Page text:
Today we’ll spend the entire day at the front of the Baltoro glacier. Weather conditions are not so good, and we’re a little worry: these measurements are important, if we fail today, we would not have occasion to repeat them again, since we can not stay another day in Payu. Prepared the equipment, we reach the glacier with an hour of travel. Before starting to measure, our guide Hassan will have to reach the nearby military base and show our special permits, issued by the Ministry of Information of Pakistan to let us take photos, videos and perform scientific findings. As soon as we are officially “go”, we walk down to the front of the glacier to reach the Desio boulder and measure again, several years away, its distance from the glacier.
From the top of the boulder I take a 360 degree panoramic cube mosaic, composed of 22 frames. I think this is the first time such an immersive high-definition image is taken from this position, I hope it will be useful as a comparison for other occasions of this kind in future. This overview provides an fully free insight of the entire horizon, and lets you “be there” in a manner impossible to achieve with a static image:
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Click and drag mouse to move in the panoramic image.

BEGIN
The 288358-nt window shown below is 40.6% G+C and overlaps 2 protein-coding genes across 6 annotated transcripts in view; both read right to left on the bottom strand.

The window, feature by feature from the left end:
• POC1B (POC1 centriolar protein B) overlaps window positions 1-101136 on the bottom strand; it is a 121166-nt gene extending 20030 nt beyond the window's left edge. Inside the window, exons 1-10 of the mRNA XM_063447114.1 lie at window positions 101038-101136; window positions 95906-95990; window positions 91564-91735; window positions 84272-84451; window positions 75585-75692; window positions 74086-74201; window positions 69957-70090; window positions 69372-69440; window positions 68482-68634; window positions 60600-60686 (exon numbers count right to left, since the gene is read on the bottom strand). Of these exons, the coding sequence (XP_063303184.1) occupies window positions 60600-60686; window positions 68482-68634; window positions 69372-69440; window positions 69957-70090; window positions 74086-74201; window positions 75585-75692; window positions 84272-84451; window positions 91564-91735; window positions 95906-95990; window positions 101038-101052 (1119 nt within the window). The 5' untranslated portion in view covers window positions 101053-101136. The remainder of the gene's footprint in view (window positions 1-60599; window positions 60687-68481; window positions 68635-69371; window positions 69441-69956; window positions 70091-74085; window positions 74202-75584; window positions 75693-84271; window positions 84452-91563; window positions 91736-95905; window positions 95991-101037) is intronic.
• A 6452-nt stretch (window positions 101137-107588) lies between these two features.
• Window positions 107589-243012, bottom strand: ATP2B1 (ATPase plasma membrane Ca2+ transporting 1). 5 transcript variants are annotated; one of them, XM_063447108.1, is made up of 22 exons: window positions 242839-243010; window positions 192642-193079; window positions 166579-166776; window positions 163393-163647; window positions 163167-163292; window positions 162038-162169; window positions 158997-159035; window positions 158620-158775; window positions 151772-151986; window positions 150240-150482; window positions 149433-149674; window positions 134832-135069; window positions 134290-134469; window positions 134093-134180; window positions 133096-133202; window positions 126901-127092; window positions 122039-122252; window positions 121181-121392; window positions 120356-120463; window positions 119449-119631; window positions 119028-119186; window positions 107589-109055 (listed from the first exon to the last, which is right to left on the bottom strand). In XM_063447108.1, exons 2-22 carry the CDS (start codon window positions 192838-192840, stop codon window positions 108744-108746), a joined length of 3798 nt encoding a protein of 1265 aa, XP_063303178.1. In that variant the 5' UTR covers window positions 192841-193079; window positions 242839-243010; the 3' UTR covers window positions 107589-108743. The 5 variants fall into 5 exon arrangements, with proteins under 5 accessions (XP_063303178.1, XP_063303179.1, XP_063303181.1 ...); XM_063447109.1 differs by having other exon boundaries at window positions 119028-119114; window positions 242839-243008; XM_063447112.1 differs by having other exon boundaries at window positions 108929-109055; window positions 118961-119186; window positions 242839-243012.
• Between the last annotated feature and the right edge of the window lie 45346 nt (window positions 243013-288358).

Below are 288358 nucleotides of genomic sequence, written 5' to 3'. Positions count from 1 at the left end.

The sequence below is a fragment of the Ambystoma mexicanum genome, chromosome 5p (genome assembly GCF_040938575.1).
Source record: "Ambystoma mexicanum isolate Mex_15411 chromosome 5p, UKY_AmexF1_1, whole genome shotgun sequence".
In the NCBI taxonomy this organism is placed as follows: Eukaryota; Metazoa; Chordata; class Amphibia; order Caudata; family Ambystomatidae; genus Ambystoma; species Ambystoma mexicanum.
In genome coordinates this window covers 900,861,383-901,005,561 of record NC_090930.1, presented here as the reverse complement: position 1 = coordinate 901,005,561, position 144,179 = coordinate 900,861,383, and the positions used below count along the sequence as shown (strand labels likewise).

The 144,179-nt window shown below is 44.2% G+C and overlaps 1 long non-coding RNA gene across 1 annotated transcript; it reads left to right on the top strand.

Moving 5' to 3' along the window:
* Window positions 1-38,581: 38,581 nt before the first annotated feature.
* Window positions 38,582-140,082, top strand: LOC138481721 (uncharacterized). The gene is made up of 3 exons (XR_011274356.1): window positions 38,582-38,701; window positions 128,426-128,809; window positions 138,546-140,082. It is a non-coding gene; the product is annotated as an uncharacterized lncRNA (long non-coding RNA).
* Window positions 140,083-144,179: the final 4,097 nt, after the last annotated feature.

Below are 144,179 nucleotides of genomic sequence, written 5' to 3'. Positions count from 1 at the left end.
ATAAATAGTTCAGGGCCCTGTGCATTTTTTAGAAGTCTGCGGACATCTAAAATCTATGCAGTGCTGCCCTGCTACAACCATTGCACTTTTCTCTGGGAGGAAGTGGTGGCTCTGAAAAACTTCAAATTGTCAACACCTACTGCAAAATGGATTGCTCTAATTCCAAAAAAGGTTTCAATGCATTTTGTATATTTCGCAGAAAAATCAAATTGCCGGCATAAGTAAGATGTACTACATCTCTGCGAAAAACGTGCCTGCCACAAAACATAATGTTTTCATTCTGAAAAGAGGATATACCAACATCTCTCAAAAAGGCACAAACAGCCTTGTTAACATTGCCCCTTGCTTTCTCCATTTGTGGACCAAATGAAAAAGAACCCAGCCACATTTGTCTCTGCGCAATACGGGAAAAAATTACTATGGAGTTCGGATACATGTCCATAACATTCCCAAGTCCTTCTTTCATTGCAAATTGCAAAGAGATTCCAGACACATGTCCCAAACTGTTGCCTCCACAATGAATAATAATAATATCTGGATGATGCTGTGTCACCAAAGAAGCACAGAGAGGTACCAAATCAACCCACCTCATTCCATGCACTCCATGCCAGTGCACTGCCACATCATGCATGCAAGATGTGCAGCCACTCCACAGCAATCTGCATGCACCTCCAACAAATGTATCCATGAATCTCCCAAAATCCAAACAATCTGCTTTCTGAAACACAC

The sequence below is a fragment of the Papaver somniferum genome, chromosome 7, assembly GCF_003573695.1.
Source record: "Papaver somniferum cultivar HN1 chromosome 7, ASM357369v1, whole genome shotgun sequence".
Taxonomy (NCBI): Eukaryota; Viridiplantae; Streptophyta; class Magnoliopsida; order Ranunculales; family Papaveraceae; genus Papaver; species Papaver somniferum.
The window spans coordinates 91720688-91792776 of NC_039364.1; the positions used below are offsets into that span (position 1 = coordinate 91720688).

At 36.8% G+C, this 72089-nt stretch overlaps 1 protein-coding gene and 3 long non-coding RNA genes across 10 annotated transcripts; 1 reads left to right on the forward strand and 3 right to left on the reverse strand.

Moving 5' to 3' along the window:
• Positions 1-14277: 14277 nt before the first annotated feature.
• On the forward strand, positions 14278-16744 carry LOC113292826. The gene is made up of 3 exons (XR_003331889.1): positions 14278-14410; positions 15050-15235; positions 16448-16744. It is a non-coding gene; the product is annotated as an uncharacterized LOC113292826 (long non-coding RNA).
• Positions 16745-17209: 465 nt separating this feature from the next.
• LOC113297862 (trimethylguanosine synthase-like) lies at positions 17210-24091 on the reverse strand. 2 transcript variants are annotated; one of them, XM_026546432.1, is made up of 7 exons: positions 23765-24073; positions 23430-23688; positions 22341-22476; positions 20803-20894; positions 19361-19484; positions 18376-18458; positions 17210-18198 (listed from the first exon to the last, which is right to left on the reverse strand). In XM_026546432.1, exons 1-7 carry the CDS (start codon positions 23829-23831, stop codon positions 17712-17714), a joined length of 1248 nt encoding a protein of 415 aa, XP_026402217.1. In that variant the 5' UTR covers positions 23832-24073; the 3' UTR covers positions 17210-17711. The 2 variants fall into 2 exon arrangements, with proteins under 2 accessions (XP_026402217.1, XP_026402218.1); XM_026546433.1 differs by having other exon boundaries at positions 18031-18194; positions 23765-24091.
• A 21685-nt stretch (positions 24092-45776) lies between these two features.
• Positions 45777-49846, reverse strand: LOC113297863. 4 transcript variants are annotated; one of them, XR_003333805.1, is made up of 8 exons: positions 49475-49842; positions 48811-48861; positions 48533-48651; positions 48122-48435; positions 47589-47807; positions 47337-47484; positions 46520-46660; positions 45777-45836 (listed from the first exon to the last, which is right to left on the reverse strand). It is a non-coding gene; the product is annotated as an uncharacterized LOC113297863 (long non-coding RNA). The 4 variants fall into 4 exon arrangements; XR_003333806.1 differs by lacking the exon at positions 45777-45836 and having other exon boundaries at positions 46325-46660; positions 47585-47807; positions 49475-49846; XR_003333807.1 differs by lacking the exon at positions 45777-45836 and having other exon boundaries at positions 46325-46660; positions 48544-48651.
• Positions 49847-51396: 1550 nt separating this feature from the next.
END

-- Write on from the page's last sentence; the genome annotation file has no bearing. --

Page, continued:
Subsequently, Pino is able to perform a GPS tracking of the entire front of the glacier, going over with precision. After photographing the exit of the Baltoro river through an impressive ice cave, we go down to the bed of the river, to search for points of two photographic images taken during the Italian expeditions of 1954 and 1929, respectively by the official photographers Mario Fantin and Massimo Terzano. Just found the exact spot of the shot, we are confident we can immediately provide to science an excellent comparison to understand the possible fluctuations of the front of the glacier during the last century: at first glance, comparing the current view with the historical image of 1929 the front seems to have undergone a change in vertical thickness: observing the new picture we can detect that some peaks of the Trango Towers are more visible now than in the historical image of 1929.
Tired and satisfied by the long day, we decide to set off again to reach the camp Payu. We’ll bring back home a good haul of images and information!